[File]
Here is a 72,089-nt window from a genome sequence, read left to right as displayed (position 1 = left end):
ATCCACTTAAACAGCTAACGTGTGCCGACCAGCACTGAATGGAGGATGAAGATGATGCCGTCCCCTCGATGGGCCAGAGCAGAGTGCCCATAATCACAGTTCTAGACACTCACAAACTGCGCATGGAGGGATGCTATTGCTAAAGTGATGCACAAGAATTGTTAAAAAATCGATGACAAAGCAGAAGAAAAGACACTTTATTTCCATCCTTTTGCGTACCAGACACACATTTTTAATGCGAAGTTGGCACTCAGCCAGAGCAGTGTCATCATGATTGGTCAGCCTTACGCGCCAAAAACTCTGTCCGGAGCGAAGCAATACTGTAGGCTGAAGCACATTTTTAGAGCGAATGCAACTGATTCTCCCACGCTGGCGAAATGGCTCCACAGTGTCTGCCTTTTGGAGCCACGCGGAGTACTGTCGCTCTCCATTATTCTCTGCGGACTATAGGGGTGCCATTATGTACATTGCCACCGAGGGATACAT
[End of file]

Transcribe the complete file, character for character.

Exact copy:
Here is a 72,089-nt window from a genome sequence, read left to right as displayed (position 1 = left end):
ATCCACTTAAACAGCTAACGTGTGCCGACCAGCACTGAATGGAGGATGAAGATGATGCCGTCCCCTCGATGGGCCAGAGCAGAGTGCCCATAATCACAGTTCTAGACACTCACAAACTGCGCATGGAGGGATGCTATTGCTAAAGTGATGCACAAGAATTGTTAAAAAATCGATGACAAAGCAGAAGAAAAGACACTTTATTTCCATCCTTTTGCGTACCAGACACACATTTTTAATGCGAAGTTGGCACTCAGCCAGAGCAGTGTCATCATGATTGGTCAGCCTTACGCGCCAAAAACTCTGTCCGGAGCGAAGCAATACTGTAGGCTGAAGCACATTTTTAGAGCGAATGCAACTGATTCTCCCACGCTGGCGAAATGGCTCCACAGTGTCTGCCTTTTGGAGCCACGCGGAGTACTGTCGCTCTCCATTATTCTCTGCGGACTATAGGGGTGCCATTATGTACATTGCCACCGAGGGATACAT